Since 2010, the 100GbE transceivers have begun to appear on the market. After 5 years of evolution, 100G transceivers are becoming more and more suitable for the modern 100GbE network and the high-density data center. What evolution are there in the last 5 years? And what’s the nowadays mainstream 100GbE transceiver?
We divide the 100GbE development as three generation by 2022. The first generation 100GbE transceivers include the innovators 1-2 premium ports/slot 1st generation CFP modules (2010/2011) and 2-4 premium ports/slot 2nd generation CFP modules (2012/2013). Since last year, we have entered to the 2nd generation 100GbE transceivers age. 4-8 lower-cost ports/slots CFP2 modules have gradually replaced the CFP. Today, CFP4 and QSFP28 modules with smaller size and lower cost are more popular in the market. So, how about the 3rd generation 100GbE transceivers? The time will show you. But it is no doubt that the 3rd generation 100GbE transceivers will be more suitable for the requirement of the future 100GbE network, maybe with more than 24-48 ports/slots serial design.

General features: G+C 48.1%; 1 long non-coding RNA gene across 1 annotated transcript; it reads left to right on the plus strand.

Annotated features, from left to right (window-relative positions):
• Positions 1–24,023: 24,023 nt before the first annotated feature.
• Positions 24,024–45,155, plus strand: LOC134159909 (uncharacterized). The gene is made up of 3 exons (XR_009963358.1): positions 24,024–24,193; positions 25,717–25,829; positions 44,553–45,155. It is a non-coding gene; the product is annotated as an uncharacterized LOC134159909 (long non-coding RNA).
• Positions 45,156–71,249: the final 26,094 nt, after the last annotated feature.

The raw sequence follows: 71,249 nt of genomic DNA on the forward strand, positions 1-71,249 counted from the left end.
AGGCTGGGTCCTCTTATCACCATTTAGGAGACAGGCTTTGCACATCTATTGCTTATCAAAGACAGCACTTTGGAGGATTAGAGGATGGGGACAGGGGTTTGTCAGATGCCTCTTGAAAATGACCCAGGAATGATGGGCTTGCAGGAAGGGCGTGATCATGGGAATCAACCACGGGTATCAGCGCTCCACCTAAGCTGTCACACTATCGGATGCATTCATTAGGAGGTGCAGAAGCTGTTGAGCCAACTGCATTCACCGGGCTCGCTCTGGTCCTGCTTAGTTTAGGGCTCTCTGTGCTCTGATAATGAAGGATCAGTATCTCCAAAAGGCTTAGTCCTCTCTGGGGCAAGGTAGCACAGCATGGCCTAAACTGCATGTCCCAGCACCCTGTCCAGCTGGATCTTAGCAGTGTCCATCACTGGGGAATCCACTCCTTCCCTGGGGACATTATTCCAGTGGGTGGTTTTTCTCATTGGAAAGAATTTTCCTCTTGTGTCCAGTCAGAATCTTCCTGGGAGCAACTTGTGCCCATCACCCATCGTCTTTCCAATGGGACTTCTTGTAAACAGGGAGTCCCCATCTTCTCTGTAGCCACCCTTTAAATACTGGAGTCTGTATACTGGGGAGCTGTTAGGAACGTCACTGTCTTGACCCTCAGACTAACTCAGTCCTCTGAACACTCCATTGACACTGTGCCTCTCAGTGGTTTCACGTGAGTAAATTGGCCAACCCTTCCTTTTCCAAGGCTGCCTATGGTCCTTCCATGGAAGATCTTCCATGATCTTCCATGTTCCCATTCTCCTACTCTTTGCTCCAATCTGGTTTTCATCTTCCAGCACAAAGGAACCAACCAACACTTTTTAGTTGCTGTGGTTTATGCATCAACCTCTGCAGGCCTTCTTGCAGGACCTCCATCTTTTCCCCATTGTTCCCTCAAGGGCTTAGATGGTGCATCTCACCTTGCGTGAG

By the end of 2015, 100GbE equipment will be widely deployed. As Andrew Schmitt, research director for carrier transport networking at IHS Infonetics said: “Next year (2016) is going to be huge for 100GbE.” Thus, the prospect of the 100GbE transceivers market will be better. At the same time, the development of 100GbE transceivers will be faster.
As we describe above, today, two new form factors are competing to become the successor to CFP and CFP2: CFP4 and QSFP 28. What’s the difference of them and which is better? CFP4 is slightly wider and longer than QSFP28 while both are about four times smaller than the original CFP. Both support modules of less than 6W of power consumption. In fact, QSFP28 can even achieve 3.5W. Despite the size and performance advantages of QSFP28, stacking it is more difficult than belly-to-belly CFP4 due to heat, signal integrity and EMI considerations. But, if the manufacturer is willing and able to cope with the stacking challenge, QSFP28 is indeed the superior choice. The remaining mystery is: who will be first to achieve 40KM distances, if anybody.
No matter which type of 100GbE transceivers will be the winner of future 100GbE network, the size of 100GbE transceiver modules will be smaller to be suitable to the high-density data center and the cost will be lower to save the project budget. Let’s look forward to it.